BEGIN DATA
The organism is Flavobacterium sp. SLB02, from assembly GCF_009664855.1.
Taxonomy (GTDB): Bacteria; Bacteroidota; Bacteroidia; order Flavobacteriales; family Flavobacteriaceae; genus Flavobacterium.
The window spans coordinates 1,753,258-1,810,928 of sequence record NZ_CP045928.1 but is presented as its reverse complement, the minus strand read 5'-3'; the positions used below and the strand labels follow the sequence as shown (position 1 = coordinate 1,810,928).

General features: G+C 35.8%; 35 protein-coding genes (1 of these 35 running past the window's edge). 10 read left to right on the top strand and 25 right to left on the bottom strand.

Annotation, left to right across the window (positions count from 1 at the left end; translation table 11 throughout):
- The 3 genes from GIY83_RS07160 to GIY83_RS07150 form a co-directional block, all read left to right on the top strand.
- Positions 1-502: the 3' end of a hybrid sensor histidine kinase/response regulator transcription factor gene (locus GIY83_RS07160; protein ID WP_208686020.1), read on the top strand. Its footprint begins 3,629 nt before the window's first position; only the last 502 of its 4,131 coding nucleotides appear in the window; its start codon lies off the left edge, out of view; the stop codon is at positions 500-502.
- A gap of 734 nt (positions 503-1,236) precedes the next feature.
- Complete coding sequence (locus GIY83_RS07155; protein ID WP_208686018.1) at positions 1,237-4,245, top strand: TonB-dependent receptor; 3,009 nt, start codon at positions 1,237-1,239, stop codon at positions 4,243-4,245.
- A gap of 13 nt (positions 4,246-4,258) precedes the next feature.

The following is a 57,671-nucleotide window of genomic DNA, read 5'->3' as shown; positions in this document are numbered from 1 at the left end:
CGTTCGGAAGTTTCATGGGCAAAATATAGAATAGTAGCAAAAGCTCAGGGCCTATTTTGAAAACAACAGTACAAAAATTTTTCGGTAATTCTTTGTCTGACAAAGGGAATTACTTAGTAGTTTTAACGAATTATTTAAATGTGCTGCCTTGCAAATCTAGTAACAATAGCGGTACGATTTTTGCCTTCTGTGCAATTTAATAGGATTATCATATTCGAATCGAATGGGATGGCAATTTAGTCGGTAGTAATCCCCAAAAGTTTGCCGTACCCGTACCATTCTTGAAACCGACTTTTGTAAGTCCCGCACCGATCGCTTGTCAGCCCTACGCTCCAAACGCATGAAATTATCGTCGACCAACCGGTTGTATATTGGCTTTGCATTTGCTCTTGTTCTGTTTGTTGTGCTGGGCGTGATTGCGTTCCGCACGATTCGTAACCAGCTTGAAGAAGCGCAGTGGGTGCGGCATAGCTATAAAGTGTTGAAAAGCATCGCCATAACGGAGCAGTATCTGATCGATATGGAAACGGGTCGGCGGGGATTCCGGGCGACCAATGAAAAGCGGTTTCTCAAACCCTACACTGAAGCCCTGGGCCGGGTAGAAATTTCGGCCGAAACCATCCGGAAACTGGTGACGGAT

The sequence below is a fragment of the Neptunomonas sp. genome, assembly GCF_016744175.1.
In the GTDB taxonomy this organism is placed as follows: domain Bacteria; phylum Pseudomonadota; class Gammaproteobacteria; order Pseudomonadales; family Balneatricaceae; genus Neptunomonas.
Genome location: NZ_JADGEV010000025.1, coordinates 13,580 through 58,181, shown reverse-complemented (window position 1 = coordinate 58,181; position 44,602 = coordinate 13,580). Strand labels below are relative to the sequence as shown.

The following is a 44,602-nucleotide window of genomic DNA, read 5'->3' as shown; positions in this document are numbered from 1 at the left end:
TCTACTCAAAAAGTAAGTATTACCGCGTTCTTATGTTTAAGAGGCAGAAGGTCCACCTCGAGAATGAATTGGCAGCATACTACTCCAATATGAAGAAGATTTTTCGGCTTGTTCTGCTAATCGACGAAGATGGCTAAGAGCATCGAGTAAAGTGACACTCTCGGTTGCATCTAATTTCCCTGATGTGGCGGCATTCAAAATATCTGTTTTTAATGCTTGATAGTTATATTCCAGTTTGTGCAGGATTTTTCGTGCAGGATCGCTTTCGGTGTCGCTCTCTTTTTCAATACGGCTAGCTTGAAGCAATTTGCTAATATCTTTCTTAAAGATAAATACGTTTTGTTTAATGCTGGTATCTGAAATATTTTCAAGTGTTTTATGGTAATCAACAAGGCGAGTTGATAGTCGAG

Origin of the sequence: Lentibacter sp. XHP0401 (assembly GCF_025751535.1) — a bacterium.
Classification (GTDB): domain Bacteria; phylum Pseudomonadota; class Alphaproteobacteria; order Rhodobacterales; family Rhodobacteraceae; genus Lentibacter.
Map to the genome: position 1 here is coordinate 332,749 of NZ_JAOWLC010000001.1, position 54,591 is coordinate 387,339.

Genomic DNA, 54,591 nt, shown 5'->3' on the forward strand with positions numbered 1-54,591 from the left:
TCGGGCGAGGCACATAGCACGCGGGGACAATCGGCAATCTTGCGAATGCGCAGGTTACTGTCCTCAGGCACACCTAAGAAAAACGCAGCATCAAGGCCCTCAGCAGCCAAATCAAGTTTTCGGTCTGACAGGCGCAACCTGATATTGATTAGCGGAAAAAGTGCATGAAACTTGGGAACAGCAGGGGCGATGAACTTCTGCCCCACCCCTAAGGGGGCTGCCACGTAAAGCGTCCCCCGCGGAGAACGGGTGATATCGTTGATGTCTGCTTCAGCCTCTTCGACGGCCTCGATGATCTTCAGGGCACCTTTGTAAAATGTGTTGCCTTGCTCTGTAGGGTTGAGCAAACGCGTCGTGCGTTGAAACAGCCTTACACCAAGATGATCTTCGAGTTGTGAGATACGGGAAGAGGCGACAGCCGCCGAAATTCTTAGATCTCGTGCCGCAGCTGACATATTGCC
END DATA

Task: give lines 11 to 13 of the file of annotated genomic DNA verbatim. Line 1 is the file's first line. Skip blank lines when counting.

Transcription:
The following is a 57,671-nucleotide window of genomic DNA, read 5'->3' as shown; positions in this document are numbered from 1 at the left end:
CGTTCGGAAGTTTCATGGGCAAAATATAGAATAGTAGCAAAAGCTCAGGGCCTATTTTGAAAACAACAGTACAAAAATTTTTCGGTAATTCTTTGTCTGACAAAGGGAATTACTTAGTAGTTTTAACGAATTATTTAAATGTGCTGCCTTGCAAATCTAGTAACAATAGCGGTACGATTTTTGCCTTCTGTGCAATTTAATAGGATTATCATATTCGAATCGAATGGGATGGCAATTTAGTCGGTAGTAATCCCCAAAAGTTTGCCGTACCCGTACCATTCTTGAAACCGACTTTTGTAAGTCCCGCACCGATCGCTTGTCAGCCCTACGCTCCAAACGCATGAAATTATCGTCGACCAACCGGTTGTATATTGGCTTTGCATTTGCTCTTGTTCTGTTTGTTGTGCTGGGCGTGATTGCGTTCCGCACGATTCGTAACCAGCTTGAAGAAGCGCAGTGGGTGCGGCATAGCTATAAAGTGTTGAAAAGCATCGCCATAACGGAGCAGTATCTGATCGATATGGAAACGGGTCGGCGGGGATTCCGGGCGACCAATGAAAAGCGGTTTCTCAAACCCTACACTGAAGCCCTGGGCCGGGTAGAAATTTCGGCCGAAACCATCCGGAAACTGGTGACGGAT

The sequence below is a fragment of the Neptunomonas sp. genome, assembly GCF_016744175.1.